PSN-L Email List Message

Subject: Re: Infrasound
From: ChrisAtUpw@.......
Date: Sun, 25 Aug 2002 19:42:27 EDT


In a message dated 25/08/02, ajbv@............ writes:

> What I would like to do is detect a quake and its associated Rayleigh waves, 
> a tall order. But I can wait a few years. 

Hi Arie,

       You can make a sensitive Infrasonic system using a 50 mm piezo speaker 
as the sensor element and a TLC2201 low noise opamp + some filtering. You 
need a very high input impedance and you need to control the temperature of 
the PZT element. It can be a help to use a pneumatic low pass filter on the 
input.

       The original infrasound sensors used a brass bellows about 2.5" dia 
with a free armature LVDT sensor on the closed end. One of the Schaevitz HR 
050 LVDT sensors would be suitable, coupled up to a NE5521 LVDT chip.

       It is also possible to use a NE5521 chip with an additional CMOS input 
amplifier with a moving diaphragm, either of aluminised mylar or of Al, SS or 
Brass foil. The twin input electrodes on either side of the diaphragm may 
need to be made of mesh or have a lot of holes in them, so as not to severely 
air damp the motion of the diaphragm.
 
       Any suggestions on the best frequency bands to detect micro pressure 
waves 
> associated from quakes? 

       How about the same frequency as the quakes? You might consider 
surround lengths of plastic tube to provide some directional sensitivity.

> 
> windy. Wind and its turbulence is a big problem.

       The American systems seem to use either micro porous irrigation tube 
as shown in the photos or rigid plastic tube with restricting plugs every few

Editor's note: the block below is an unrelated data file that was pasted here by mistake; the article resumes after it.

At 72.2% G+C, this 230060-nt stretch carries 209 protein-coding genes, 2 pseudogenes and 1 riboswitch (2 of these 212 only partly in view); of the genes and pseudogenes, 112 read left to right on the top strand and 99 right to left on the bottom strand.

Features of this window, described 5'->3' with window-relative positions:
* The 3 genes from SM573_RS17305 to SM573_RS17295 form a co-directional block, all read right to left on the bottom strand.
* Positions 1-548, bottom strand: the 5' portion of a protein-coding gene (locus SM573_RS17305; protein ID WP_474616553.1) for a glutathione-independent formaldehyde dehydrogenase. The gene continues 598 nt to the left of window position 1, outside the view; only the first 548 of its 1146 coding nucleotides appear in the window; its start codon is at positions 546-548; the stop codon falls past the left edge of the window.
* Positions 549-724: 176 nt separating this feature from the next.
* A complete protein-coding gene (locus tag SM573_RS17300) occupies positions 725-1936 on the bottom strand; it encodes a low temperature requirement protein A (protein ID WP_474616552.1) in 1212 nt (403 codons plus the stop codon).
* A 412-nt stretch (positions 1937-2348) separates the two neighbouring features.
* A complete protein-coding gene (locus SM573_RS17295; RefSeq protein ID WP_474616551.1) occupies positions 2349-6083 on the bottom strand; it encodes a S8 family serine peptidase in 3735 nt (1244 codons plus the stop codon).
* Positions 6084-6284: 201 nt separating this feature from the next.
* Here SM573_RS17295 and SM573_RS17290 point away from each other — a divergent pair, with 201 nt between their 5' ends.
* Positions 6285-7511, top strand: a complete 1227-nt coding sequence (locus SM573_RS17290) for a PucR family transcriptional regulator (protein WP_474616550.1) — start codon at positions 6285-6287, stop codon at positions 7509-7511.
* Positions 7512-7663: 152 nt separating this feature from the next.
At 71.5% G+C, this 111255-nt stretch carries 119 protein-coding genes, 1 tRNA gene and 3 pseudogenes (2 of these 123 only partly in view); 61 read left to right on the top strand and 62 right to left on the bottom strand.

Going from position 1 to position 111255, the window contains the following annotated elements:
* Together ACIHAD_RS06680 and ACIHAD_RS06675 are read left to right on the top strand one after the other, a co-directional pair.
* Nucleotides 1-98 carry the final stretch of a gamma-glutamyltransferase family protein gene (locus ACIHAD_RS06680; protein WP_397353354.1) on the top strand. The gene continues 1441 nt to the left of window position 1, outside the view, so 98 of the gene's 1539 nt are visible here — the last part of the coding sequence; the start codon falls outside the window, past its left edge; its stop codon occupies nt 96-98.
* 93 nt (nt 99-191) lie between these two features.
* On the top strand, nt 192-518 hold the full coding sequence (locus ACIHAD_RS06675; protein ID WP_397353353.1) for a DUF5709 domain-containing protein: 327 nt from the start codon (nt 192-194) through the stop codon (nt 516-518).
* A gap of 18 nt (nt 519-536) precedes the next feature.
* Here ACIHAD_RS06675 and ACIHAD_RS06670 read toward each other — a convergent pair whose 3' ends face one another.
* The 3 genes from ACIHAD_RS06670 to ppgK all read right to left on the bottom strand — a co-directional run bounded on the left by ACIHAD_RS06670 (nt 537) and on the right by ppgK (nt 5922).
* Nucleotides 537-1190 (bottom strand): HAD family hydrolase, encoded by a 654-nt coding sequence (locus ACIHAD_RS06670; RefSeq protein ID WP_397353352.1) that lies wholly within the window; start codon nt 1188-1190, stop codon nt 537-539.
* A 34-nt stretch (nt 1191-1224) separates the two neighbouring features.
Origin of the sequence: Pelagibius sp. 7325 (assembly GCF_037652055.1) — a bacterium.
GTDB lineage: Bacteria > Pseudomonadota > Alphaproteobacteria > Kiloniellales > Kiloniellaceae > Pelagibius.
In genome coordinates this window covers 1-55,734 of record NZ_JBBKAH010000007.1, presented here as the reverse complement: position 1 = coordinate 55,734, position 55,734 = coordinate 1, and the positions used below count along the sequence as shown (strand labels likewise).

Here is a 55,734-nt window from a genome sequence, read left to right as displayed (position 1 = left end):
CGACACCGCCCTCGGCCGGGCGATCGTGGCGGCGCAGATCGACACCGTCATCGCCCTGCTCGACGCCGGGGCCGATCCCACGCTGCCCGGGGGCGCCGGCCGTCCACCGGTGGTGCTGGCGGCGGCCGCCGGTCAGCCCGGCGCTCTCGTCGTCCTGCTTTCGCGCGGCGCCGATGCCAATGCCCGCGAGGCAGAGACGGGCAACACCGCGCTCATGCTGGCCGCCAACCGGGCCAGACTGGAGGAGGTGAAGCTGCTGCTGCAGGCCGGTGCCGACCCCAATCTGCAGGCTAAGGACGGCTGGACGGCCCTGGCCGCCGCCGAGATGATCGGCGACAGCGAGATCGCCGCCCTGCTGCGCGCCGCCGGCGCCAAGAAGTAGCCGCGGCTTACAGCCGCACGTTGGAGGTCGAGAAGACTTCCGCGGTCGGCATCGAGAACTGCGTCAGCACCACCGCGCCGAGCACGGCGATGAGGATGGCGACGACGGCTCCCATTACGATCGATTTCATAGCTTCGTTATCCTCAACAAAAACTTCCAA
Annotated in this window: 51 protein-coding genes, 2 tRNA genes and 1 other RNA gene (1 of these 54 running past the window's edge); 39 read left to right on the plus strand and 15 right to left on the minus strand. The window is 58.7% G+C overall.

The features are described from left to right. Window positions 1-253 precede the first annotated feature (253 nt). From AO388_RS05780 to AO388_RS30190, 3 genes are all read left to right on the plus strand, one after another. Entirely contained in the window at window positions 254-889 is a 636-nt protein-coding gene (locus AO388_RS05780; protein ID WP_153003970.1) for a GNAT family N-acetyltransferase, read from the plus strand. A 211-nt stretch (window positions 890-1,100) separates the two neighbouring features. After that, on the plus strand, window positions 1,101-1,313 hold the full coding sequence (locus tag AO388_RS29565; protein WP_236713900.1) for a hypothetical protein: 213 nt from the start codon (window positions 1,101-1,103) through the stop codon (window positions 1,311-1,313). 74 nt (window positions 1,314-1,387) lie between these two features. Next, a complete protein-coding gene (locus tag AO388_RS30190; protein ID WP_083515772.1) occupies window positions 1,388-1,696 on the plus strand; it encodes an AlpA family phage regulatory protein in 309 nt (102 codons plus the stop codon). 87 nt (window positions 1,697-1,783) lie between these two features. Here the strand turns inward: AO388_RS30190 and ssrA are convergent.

feet. The fine tubes in the restricting plugs need to be protected from 
insects and from dust. As far as I know, elliptical section silicone rubber 
tubes have not been tried. The published layouts show radiating tubes. 
Hexagonal or circular plan arrays with connecting tubes to a central sensor 
have also been used successfully. These may be over 100 ft in dia and average 
out small scale turbulence quite well. Tubing may be installed in shallow 
covered trenches just below soil level, to reduce wind noise.

       Let me know if you want any further info or references.

       Regards,

       Chris Chapman
In a message dated 25/08/02, ajbv@............ writes:


What I would like to do is detect a quake and its associated Rayleigh waves, a tall order. But I can wait a few years.


Hi Arie,

      You can make a sensitive Infrasonic system using a 50 mm piezo speaker as the sensor e lement and a TLC2201 low noise opamp + some filtering. You need a very high input impedance and you need to control the tempera ture of the PZT element. It can be a help to use a pneumatic low pass filter on the input.

      The original infrasound sensors used a brass bellows about 2.5" dia with a free armatu re LVDT sensor on the closed end. One of the Schaevitz HR 050 LVDT sensors would be suitable, coupled up to a NE5521 LVDT chip.

      It is also possible to use a NE5521 chip with an additional CMOS input amplifier with a moving diaphragm, either of aluminised mylar or of Al, SS or Brass foil. The twin input electrodes on either side of the diap hragm may need to be made of mesh or have a lot of holes in them, so as not to severely air damp the motion of the diaphragm.

      Any suggestion